Synthetic industrial compounds

Polychlorinated biphenyls, or PCBs, are synthetic chemical substances used in a large number of mechanical and electrical systems because of their high thermal and chemical resistance. They do not break down easily—remaining in the environment for long periods of time and that build up as inputs continue. Exposure to, and the consequent bioaccumulation of, PCBs has been associated with cancer in animals, as well as negative effects to the immune, reproductive, nervous and endocrine systems. When PCBs are disposed of through incineration, dioxins are formed—another type of bioaccumulated compound that has shown extremely disconcerting long-term effects on the human body. The result of PCB and dioxin bioaccumulation has revealed itself in the fat of polar bears and in human breast milk of Inuit women, sometimes at toxic levels.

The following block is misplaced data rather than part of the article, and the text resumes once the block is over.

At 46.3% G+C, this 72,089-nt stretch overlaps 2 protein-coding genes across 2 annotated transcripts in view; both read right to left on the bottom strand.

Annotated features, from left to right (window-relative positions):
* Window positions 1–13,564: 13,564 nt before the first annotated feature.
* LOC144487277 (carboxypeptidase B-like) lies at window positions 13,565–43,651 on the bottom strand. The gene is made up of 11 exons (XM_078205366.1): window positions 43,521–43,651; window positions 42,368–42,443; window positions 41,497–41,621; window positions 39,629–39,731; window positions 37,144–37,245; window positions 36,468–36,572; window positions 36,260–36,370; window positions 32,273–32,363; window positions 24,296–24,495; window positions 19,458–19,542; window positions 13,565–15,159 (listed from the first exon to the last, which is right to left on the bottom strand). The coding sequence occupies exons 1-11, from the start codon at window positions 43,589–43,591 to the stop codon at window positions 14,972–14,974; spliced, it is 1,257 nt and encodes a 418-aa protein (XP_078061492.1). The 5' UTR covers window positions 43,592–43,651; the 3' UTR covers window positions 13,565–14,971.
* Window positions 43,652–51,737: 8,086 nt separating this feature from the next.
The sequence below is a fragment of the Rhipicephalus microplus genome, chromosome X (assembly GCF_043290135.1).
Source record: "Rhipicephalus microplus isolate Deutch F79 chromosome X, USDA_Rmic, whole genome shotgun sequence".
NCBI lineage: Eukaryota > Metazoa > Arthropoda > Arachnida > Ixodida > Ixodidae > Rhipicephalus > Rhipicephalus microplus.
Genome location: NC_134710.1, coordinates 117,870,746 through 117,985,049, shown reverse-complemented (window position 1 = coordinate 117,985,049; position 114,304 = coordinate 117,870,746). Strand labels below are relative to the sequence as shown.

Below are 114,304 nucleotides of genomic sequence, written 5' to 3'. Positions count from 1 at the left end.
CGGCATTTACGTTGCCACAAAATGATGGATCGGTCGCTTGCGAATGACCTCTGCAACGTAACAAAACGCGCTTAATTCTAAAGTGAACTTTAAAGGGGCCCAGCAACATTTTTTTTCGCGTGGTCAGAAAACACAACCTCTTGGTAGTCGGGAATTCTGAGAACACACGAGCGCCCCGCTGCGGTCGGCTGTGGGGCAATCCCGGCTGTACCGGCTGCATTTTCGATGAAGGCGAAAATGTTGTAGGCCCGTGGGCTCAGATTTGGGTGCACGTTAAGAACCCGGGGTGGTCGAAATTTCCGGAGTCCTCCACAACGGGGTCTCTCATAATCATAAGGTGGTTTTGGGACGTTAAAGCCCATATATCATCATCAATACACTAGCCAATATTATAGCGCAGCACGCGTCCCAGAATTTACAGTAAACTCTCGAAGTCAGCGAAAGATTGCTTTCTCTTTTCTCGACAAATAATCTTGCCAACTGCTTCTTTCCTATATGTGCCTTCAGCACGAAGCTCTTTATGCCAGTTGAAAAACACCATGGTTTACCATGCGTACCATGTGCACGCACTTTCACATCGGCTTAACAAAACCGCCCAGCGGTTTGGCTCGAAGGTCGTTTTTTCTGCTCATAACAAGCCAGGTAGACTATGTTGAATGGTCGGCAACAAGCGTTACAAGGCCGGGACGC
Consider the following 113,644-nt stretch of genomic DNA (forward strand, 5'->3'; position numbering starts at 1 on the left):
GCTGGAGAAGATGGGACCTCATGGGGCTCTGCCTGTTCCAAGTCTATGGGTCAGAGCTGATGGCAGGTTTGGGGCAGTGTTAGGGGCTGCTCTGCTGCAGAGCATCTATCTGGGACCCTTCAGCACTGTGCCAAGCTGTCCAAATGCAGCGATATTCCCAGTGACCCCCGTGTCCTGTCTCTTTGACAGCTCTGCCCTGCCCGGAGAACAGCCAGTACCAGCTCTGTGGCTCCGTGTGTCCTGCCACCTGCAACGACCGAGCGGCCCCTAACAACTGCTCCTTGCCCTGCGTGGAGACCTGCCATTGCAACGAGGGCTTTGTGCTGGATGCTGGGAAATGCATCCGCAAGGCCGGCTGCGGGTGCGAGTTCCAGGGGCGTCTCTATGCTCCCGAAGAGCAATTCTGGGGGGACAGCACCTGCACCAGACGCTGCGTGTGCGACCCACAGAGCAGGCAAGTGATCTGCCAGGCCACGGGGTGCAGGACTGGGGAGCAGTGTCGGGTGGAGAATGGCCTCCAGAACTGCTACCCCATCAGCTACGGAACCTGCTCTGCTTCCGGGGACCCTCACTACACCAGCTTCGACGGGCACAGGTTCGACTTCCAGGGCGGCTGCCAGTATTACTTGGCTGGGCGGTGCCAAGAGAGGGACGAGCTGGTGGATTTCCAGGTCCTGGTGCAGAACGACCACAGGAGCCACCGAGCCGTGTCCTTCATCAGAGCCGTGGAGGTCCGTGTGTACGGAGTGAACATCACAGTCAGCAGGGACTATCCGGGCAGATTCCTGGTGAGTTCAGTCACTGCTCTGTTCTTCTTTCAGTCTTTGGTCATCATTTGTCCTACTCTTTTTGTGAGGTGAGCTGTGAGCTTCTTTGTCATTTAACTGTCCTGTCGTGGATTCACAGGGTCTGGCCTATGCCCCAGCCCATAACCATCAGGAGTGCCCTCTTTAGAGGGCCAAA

Related terms: bioconcentration, biomagnification, biotransformation, biomonitoring

Further reading

  • Carson, Rachel. Silent Spring. New York: Houghton Mifflin Co, 1962.
  • Johansen, Bruce E. 2002. The Inuit's struggle with dioxins and other organic pollutants. The American Indian Quarterly 26(3): 479-490.[link to http://muse.jhu.edu/journals/american_indian_quarterly/v026/26.3johansen.pdf]
  • Kinney, C.A., E.T. Furlong, D.W. Kolpin, M.R. Burkhardt, S.D. Zaugg, S.L. Werner, J.P. Bossio, & M.J. Benotti. 2008. Bioaccumulation of pharmaceuticals and other anthropogenic waste indicators in earthworms from agricultural soil amended with biosolid or swine manure. Environ. Sci. Technol. 42(6):1863-70.
  • National Institute of Minamata Disease, Japan Ministry of the Environment [link to http://www.nimd.go.jp/english/]
  • Taherianfard, M., M. Ebrahimi & S. Soodbakhsh. 2008. Bioaccumulation of Mercury in Fishes of Kor River. Australian Journal of Basic and Applied Sciences 2(4): 904-908. [link to http://insipub.net/ajbas/2008/904-908.pdf]
  • World Health Organization, "Dioxins and their effect on human health" [link to http://www.who.int/mediacentre/factsheets/fs225/en/index.html]
Glossary

Citation

DiFranco, D., & Johnston, P. (2010). Bioaccumulation. Retrieved from http://www.eoearth.org/view/article/150554